Dad: Blackwater blew up son's and wife's 'skulls' The Square of lost souls

BAGHDAD, Iraq (CNN) -- Haythem could only recognize his oldest boy from his tall and slim physique as well as what was left of his shoes. His son's head had been blown away, his body charred beyond recognition. His wife of more than 20 years was torn apart.
Choking back tears, he said, "Killing them was not enough, blowing up their skulls, they burned them and disfigured them."
Haythem's wife, Mahassen, and his 20-year-old son, Ahmed, were among the 17 Iraqi civilians killed and 27 others wounded in a hail of gunfire September 16 in Baghdad.
Guards working for private security firm Blackwater USA are accused of opening fire on the Iraqis.
The Iraqi government has said the Blackwater guards shot without provocation -- something the U.S.-based contractor has denied, saying the guards were in a firefight with gunmen.
An Iraqi government report has accused Blackwater of "premeditated murder," saying the company's guards randomly fired at civilians. An Iraqi panel investigating the shootings has asked Blackwater to pay the families of each of the victims $8 million in compensation.
"Money will not compensate us for what we have lost, even if it were piles of it," Haythem said. "No one can put a price on the lives of those killed."
Haythem, 46, a doctor who specializes in blood diseases, spoke from his temporary home in an upscale Baghdad neighborhood where he is living with his mother and two remaining children -- daughter Maryam, 18, and son Haidar, 17.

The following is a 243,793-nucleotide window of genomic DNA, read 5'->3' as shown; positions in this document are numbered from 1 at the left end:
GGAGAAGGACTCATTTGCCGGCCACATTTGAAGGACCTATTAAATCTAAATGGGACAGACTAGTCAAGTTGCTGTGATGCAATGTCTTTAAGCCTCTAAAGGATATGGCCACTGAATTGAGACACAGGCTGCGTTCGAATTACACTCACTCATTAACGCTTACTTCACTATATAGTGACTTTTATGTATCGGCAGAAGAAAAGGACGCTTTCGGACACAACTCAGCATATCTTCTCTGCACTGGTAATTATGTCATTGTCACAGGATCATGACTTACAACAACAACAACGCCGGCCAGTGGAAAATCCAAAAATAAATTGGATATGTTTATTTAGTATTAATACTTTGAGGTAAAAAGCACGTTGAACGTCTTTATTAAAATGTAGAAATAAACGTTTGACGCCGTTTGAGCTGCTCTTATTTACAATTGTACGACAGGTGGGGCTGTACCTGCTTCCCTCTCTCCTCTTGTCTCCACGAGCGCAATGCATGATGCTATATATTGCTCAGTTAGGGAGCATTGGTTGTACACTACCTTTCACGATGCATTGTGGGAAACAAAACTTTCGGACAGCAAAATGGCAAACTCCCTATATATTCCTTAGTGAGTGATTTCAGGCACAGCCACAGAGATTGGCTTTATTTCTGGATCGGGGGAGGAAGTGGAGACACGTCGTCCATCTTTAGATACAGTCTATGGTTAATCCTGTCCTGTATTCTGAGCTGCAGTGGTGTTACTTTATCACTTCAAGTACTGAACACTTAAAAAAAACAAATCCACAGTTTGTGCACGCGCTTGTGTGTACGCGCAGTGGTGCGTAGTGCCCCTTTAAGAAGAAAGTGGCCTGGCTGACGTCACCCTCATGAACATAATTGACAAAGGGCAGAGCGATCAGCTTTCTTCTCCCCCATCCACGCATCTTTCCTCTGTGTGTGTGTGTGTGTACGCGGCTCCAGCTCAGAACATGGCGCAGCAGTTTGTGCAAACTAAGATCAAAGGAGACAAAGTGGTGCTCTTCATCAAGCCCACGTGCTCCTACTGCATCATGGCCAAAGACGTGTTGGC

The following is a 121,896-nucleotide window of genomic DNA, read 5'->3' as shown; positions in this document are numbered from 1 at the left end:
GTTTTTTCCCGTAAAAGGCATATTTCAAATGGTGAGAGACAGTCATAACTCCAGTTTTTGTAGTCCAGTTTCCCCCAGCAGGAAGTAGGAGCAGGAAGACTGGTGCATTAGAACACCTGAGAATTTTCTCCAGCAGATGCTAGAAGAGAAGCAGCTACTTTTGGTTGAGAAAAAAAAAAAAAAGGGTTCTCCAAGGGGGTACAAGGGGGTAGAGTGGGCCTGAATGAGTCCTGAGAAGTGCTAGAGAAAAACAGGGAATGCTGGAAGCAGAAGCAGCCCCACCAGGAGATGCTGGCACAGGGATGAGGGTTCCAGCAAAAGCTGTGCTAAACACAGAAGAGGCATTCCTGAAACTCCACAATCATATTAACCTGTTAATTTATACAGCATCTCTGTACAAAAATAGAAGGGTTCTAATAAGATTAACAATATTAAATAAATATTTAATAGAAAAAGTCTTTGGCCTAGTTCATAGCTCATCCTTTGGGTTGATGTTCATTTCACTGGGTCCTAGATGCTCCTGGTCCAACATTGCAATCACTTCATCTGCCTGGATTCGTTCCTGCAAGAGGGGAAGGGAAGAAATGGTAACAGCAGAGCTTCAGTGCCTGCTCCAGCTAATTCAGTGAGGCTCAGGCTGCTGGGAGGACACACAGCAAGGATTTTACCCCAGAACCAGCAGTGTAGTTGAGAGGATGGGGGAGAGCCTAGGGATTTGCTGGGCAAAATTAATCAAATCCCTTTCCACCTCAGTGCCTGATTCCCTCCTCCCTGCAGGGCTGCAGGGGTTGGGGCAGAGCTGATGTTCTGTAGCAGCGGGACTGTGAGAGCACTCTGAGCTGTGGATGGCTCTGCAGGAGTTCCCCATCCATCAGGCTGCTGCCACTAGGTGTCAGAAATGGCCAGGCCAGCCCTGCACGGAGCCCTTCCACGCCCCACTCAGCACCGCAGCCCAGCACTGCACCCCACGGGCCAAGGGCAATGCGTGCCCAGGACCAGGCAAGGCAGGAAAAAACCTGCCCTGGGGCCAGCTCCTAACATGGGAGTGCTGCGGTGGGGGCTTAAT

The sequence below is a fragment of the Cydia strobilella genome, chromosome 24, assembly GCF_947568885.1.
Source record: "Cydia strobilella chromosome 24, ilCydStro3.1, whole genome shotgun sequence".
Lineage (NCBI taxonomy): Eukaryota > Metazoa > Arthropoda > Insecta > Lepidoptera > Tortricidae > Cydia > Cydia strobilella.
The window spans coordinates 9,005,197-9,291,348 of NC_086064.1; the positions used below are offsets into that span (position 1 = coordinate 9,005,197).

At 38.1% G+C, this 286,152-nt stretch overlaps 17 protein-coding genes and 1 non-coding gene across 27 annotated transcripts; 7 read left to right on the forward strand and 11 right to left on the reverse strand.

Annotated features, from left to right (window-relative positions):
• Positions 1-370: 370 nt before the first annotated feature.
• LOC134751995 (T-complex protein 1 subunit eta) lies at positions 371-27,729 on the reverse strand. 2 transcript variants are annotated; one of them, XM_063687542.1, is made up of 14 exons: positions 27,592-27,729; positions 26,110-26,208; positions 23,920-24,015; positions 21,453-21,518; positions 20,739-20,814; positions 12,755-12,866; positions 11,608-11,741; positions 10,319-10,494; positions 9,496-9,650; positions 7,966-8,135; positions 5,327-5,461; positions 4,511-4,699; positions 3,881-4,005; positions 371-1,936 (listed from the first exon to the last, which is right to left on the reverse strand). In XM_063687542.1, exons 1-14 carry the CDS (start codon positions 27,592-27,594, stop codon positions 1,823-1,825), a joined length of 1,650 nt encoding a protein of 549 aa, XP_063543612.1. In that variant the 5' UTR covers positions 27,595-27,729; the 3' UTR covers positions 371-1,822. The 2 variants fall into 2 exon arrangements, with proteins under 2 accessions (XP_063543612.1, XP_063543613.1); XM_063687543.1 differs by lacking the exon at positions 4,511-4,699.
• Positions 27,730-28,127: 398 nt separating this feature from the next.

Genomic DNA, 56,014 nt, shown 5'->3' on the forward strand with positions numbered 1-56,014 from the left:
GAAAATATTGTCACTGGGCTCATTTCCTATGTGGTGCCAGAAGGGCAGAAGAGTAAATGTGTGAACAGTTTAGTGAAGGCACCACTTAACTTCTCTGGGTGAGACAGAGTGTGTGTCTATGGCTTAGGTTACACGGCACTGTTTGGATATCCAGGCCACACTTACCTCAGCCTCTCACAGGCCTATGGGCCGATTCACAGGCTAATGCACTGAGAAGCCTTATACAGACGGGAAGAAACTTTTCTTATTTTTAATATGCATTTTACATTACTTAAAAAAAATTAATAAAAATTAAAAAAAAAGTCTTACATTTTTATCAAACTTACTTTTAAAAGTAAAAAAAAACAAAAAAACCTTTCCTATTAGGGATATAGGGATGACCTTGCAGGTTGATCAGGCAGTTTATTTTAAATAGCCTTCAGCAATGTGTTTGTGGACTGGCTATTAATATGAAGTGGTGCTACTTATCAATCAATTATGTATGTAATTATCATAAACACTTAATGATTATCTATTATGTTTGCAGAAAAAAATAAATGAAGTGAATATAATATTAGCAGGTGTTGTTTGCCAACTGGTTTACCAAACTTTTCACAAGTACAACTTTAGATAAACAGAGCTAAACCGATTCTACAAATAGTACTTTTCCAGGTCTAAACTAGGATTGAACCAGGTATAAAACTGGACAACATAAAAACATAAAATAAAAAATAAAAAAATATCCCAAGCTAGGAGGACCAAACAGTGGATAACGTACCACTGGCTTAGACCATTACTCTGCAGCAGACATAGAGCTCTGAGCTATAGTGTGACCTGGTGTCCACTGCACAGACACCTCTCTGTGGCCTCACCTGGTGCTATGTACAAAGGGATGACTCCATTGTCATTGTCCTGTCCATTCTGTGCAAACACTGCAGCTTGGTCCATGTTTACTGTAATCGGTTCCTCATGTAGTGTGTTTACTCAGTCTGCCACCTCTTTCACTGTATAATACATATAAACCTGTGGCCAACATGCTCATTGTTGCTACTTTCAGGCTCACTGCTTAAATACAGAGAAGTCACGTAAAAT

While he spoke, his mother sat in a corner of the room, moaning and sobbing, rocking back and forth on a couch. She wore all black.
All Haythem and the family know about the final moments of their loved ones is what two Iraqi police officers who witnessed the shootings have told them -- that Ahmed was shot as he was driving his car in Nusoor Square and his mother clutched him tight as he was bleeding.
"Those who witnessed the incident say that my son's head was scattered and my wife held him and hugged him," Haythem said. "She was screaming, 'My son, my son! Help me! Help me!' "
The car slowly rolled forward until Blackwater guards unleashed more shots that turned the vehicle into a fireball, according to the witnesses.
"They understood the call for help. They sprayed her with bullets," he said.
Blackwater has not discussed specifics about the case, saying the FBI is investigating the matter. Blackwater CEO Erik Prince told CNN Sunday one of the Blackwater vehicles was damaged by small arms fire and that his guards committed no "deliberate violence."
Haythem's wife also was a doctor and his son was attending medical school with hopes of becoming a surgeon.